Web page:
4.1.1. A Shuffled Software Example

We next compared a software implementation of instruction shuffling to demonstrate the effect of different pre-processing techniques on different countermeasures and specifically on different shuffling implementations with different level of protection. Below, unshuffled refers to the basic unprotected software implementation, and shuffled r p i to the case where i Sboxes’ computation order is permuted over (in sets of 16). We acknowledge that we cannot directly compare the following results to the hardware implementations due to the clear baseline SNR difference in the SW case. However, the results still reveal important insights regarding pre-processing techniques. Thus, we only compare the different shuffling implementations to each other and to the unshuffled implementation. As can be seen in Figure 9, there was already a notable reduction in the univariate SNR for all of the shuffling methods. Furthermore, as the number of shuffling instructions increased (time variance), the SNR decreased. Clearly, as the number of shuffling instructions increased, the more peaks there were (i.e., the information is spread out). This observation led us to define different efficiency criterion, as shown in Equation (8).
Figure 10 shows the effect of different filters on the shuffled implementations. Note that in order to fit all the plots on the same graph, the SNR of r p 4 , r p 8 were scaled. As noted on the graph, r p 4 was scaled by a factor of 2, and r p 8 by a factor of 4. This follows theory nicely where the SNR levels decrease linearly with the number of shuffled instructions as the probability that a computation of the target Sbox will take place at the i-th round is uniform. Therefore, the reduction in SNR is linear.
The top sub-figure in Figure 10 shows the SNR levels of the SNR c filter applied to the shuffling implementations. It is clear that as the random permutation size increases, so does the length of time samples containing useful information (i.e., for r p 2 from 500 to 600, for r p 4 from 500 to 700, for r p 8 from 500 to 800). We can further see that the number of peaks increases as the number of shuffling instructions increases (for r p 2 two distinctive peaks, for r p 4 four peaks, for r p 8 at least four peaks, but with some aliasing due the leakage measurement impedance).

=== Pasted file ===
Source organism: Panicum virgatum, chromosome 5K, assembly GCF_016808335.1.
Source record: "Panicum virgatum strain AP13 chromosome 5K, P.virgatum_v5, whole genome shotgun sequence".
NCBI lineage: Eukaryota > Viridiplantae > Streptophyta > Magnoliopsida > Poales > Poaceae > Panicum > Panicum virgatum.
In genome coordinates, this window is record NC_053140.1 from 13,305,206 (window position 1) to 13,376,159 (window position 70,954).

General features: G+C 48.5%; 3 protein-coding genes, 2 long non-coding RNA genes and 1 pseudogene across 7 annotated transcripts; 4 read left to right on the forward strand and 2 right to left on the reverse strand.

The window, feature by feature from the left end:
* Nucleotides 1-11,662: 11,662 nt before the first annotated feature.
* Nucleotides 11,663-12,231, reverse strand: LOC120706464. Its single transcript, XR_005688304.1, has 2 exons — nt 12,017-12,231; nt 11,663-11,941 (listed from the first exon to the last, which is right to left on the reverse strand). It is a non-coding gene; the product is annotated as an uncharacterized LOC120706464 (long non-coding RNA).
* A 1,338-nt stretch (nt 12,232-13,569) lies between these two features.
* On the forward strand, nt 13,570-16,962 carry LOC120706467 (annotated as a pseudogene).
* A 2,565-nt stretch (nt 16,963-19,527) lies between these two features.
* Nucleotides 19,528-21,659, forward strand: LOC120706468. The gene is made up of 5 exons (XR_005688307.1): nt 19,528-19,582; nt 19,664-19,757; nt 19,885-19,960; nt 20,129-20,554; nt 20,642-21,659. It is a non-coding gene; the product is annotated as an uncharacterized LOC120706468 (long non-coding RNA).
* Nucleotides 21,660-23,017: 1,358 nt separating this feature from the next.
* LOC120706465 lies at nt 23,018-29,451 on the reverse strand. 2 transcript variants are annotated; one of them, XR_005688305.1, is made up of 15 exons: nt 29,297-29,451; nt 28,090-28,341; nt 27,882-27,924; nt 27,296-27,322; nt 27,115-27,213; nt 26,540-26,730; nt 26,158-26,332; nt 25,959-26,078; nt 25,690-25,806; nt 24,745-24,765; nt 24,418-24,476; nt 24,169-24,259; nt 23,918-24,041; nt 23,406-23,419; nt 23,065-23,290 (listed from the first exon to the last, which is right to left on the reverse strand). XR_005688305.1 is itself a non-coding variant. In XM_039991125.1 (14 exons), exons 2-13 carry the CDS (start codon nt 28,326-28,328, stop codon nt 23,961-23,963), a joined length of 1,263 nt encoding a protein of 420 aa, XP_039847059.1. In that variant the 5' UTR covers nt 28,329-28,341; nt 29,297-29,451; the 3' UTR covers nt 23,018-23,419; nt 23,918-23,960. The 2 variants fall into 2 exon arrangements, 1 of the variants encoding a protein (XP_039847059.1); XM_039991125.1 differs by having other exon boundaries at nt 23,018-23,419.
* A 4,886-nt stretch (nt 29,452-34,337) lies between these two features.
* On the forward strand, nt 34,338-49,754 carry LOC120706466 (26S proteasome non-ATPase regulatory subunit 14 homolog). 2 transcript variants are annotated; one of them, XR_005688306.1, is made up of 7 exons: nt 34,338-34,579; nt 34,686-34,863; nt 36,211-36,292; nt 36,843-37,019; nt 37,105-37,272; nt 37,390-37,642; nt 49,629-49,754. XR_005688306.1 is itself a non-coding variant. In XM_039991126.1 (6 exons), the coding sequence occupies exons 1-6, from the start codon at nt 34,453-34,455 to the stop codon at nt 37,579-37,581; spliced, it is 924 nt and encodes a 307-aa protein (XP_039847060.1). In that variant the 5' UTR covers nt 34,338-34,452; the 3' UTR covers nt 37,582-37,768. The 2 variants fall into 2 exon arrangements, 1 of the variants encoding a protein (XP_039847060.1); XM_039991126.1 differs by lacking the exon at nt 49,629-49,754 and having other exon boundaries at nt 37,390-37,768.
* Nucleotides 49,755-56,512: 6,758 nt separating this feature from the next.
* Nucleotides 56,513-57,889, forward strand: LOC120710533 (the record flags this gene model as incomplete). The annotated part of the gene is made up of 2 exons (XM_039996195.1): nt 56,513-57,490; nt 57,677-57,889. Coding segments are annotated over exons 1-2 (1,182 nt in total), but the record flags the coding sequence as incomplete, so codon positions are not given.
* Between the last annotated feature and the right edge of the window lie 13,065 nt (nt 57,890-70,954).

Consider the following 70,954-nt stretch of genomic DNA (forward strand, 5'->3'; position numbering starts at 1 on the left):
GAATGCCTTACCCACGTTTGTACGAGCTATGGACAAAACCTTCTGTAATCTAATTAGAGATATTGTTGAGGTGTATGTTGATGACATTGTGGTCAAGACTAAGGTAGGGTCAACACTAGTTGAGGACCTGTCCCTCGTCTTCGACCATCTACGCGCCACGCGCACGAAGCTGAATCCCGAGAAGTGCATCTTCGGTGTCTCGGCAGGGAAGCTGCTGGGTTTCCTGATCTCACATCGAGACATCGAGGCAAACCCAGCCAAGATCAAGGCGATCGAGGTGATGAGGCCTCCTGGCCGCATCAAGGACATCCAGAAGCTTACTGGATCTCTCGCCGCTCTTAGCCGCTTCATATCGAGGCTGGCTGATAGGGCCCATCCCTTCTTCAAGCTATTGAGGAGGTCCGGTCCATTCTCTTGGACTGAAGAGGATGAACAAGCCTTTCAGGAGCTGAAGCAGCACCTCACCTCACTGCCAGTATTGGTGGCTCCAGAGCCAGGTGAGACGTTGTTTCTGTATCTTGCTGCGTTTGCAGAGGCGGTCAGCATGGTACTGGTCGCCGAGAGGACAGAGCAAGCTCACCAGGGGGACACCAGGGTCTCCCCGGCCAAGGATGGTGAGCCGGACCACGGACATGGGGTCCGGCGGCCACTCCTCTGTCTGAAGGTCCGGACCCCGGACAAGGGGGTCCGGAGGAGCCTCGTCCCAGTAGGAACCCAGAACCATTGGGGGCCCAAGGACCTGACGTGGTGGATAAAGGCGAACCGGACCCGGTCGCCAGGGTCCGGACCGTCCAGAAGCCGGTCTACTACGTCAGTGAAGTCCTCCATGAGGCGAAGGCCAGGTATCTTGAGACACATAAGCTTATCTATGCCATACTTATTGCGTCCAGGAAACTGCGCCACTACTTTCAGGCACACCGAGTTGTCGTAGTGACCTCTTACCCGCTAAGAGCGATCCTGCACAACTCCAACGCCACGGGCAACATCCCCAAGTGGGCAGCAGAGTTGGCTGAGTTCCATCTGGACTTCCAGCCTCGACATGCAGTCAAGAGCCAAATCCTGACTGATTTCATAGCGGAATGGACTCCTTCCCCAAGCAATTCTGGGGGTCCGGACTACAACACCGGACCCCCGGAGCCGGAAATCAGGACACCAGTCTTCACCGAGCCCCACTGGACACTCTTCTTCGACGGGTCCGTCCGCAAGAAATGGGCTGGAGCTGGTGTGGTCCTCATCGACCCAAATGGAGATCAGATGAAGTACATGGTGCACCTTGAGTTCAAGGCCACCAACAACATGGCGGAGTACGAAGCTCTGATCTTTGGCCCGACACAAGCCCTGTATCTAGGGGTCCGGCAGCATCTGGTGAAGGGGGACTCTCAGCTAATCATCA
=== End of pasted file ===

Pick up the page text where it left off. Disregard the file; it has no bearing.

The middle sub-figure in Figure 10 shows the SNR levels of the optimal BP-Filter applied on shuffling implementations. It is evident that this filter failed to deliver the same SNR levels as the SNR c . Moreover, the optimal BPF smooths out the gains as compared to the SNR c filter. This was more pronounced in the SNR of r p 8 and r p 2 (the smoothing action is compared to the SNR c filter). The smoothing effect actively reduced the time span in which distinct SNR levels appeared; in turn, it reduced the overall informativeness (for our criterion in Equation (8)). The bottom plot in Figure 10 shows the SNR levels of a univariate feature selection in the frequency domain applied on the shuffling implementations. This feature selection also creates a custom filter, but it also failed to keep up with the SNR levels of the SNR c filter. We elaborate further on feature selection techniques in Section 4.1.2.
Figure 11 shows the rate of convergence of the different filters compared to the baseline SNR . We used the metric of Eff int . The figures show the 0 N S · T SNR ( · ) d t , denoted in abbreviated form by SNR . This Eff int metric not only weighs the SNR levels, but also the number of contributing time samples, compared to m a x t ( SNR ) , which works on a single time point. Note that as discussed above, the data set was not large enough for full convergence, but still large enough to see considerable differences between the methods. To the right of each plot on the figure is a ‘zoom in’ view that visualizes the difference between the methods more clearly. In all cases, the filters were considerably better than the baseline SNR , and as the permutation size increased, the amount of information extracted from the optimal BP-Filter decreased. In contrast, the results for the SNR c filters were more efficient. Another advantage of using the Eff int metric and showing the 0 N S · T SNR ( · ) d t rather than max t ( SNR ) is that the integral of the baseline SNR over time remains the same, independently of the permutation size. It implies that the overall information leakage is preserved. Therefore, it is possible to compare the results of filters across r p i , i { 2 , 4 , 8 } .